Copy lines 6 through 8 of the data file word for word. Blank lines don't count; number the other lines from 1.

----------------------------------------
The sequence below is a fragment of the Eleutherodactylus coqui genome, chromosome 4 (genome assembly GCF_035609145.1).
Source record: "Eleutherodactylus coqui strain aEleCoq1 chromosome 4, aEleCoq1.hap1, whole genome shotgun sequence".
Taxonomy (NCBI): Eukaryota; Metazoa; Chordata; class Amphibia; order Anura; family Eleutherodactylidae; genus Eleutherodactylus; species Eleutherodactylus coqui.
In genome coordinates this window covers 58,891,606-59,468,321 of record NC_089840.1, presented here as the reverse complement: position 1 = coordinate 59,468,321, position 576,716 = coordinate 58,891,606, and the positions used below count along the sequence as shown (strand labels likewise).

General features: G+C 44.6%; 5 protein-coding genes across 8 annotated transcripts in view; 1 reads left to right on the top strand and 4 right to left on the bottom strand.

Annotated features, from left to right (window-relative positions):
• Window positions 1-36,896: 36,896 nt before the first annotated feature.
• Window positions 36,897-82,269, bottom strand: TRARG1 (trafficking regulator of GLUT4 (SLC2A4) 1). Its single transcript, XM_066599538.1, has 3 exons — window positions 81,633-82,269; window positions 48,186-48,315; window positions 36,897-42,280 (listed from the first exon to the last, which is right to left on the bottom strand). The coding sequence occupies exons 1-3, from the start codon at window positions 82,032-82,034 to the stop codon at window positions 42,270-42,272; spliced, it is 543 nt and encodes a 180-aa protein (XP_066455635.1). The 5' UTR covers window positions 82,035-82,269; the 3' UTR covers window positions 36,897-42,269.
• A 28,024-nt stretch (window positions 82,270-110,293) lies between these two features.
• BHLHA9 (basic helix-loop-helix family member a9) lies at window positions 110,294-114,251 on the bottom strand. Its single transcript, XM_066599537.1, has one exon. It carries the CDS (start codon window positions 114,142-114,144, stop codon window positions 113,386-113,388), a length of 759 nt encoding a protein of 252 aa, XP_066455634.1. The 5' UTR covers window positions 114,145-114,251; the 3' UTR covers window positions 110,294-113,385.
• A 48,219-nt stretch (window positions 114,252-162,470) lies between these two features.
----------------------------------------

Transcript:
Annotated features, from left to right (window-relative positions):
• Window positions 1-36,896: 36,896 nt before the first annotated feature.
• Window positions 36,897-82,269, bottom strand: TRARG1 (trafficking regulator of GLUT4 (SLC2A4) 1). Its single transcript, XM_066599538.1, has 3 exons — window positions 81,633-82,269; window positions 48,186-48,315; window positions 36,897-42,280 (listed from the first exon to the last, which is right to left on the bottom strand). The coding sequence occupies exons 1-3, from the start codon at window positions 82,032-82,034 to the stop codon at window positions 42,270-42,272; spliced, it is 543 nt and encodes a 180-aa protein (XP_066455635.1). The 5' UTR covers window positions 82,035-82,269; the 3' UTR covers window positions 36,897-42,269.